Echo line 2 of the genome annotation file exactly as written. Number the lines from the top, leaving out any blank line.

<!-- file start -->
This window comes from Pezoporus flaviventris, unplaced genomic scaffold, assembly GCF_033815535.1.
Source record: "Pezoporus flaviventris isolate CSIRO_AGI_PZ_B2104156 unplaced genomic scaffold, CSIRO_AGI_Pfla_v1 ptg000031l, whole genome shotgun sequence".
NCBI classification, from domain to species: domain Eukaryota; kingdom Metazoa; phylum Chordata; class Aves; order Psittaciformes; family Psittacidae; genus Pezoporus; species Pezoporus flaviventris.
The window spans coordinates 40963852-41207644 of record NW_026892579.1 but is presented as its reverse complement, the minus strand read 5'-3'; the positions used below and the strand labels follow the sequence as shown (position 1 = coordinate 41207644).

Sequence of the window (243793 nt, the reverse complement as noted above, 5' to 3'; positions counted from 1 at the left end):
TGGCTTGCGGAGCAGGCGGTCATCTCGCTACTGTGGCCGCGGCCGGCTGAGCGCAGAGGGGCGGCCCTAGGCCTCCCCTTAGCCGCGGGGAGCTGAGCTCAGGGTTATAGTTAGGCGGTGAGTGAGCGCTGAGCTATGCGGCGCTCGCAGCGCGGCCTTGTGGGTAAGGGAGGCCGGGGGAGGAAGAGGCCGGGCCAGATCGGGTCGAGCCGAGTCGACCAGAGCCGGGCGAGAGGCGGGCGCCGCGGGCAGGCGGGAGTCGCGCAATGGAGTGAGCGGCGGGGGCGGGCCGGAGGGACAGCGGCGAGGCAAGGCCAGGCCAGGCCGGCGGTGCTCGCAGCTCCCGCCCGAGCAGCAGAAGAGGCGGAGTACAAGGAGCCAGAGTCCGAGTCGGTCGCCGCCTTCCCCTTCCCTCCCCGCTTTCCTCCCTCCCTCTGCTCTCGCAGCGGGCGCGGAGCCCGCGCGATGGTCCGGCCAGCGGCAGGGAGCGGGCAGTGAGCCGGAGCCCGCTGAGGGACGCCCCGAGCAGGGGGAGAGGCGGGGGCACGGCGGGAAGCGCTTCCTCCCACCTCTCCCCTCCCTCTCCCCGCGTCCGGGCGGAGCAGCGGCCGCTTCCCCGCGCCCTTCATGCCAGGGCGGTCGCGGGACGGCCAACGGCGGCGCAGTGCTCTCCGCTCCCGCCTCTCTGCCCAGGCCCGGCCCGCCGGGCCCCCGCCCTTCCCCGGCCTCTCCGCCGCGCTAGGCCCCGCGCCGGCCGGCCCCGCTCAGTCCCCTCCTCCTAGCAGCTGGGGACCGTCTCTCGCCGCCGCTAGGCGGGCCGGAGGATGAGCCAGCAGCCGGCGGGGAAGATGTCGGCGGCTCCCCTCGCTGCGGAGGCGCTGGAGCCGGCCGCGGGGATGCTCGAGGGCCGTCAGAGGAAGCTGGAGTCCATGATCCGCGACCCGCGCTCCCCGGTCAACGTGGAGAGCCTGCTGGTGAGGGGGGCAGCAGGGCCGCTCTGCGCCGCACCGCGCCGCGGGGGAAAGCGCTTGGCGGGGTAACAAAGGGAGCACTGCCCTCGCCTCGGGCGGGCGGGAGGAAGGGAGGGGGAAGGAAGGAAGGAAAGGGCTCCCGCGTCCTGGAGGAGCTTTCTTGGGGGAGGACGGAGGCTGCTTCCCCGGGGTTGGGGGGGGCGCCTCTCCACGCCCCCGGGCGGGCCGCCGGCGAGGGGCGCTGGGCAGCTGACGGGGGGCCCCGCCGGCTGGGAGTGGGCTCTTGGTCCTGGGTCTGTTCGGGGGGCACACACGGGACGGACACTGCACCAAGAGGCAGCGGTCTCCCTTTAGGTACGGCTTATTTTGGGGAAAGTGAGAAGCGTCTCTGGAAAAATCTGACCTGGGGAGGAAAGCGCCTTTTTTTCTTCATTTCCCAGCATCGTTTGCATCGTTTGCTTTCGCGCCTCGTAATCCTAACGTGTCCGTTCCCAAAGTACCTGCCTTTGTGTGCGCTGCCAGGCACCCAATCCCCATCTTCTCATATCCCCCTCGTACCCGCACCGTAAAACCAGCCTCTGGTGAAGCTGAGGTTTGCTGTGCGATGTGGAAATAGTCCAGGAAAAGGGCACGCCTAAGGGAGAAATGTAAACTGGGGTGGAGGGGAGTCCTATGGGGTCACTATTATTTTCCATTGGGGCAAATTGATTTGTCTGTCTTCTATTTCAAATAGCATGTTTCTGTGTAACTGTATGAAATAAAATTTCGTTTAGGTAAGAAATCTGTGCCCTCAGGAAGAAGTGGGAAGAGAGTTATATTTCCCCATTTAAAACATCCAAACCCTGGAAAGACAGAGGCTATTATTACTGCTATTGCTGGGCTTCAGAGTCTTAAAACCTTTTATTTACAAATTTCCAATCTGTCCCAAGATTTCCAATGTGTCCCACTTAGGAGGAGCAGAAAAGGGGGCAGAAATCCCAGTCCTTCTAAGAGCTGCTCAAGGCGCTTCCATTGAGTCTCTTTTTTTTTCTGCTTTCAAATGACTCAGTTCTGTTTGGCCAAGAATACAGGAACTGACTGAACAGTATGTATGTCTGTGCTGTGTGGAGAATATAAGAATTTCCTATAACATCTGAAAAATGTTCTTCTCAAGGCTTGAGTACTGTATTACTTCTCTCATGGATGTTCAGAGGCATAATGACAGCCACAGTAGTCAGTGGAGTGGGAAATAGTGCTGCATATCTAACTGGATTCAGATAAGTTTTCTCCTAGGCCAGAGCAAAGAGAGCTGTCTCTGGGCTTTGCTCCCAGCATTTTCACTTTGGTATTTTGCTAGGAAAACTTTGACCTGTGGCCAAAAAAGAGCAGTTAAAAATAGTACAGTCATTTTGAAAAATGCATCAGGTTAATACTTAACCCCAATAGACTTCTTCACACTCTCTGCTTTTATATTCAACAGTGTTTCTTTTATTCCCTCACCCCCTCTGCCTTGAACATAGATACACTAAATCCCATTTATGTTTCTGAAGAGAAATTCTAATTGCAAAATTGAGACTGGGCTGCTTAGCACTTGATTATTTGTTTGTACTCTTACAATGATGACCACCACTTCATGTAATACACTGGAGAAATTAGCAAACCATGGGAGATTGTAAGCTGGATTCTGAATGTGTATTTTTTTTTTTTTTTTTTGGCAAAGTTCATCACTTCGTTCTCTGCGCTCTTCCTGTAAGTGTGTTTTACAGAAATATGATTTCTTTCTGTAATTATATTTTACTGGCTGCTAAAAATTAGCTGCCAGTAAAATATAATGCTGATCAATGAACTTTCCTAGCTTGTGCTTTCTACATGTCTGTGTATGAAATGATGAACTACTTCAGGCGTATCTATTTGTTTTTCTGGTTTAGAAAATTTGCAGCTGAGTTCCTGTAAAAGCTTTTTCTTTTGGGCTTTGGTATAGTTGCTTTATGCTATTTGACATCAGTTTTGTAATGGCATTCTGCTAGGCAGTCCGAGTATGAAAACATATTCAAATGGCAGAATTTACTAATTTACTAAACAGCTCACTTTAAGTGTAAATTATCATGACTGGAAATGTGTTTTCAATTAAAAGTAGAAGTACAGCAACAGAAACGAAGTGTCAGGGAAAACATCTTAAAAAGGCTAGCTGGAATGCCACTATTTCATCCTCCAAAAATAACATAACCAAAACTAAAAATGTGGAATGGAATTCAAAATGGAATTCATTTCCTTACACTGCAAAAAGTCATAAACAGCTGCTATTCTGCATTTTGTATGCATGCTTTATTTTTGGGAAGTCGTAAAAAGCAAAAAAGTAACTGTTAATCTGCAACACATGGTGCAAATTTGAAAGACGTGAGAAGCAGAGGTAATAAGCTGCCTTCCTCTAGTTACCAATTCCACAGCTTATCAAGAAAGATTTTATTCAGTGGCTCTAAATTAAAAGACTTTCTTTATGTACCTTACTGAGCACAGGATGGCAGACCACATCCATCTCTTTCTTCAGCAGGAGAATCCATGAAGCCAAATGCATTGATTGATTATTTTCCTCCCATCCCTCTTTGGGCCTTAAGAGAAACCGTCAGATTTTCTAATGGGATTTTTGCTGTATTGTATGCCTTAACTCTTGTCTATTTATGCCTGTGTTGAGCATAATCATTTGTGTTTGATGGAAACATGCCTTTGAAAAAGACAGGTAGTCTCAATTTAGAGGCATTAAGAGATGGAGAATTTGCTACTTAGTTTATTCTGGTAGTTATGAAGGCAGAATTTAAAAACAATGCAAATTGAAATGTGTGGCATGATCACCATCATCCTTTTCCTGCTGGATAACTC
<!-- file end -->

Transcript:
Source record: "Pezoporus flaviventris isolate CSIRO_AGI_PZ_B2104156 unplaced genomic scaffold, CSIRO_AGI_Pfla_v1 ptg000031l, whole genome shotgun sequence".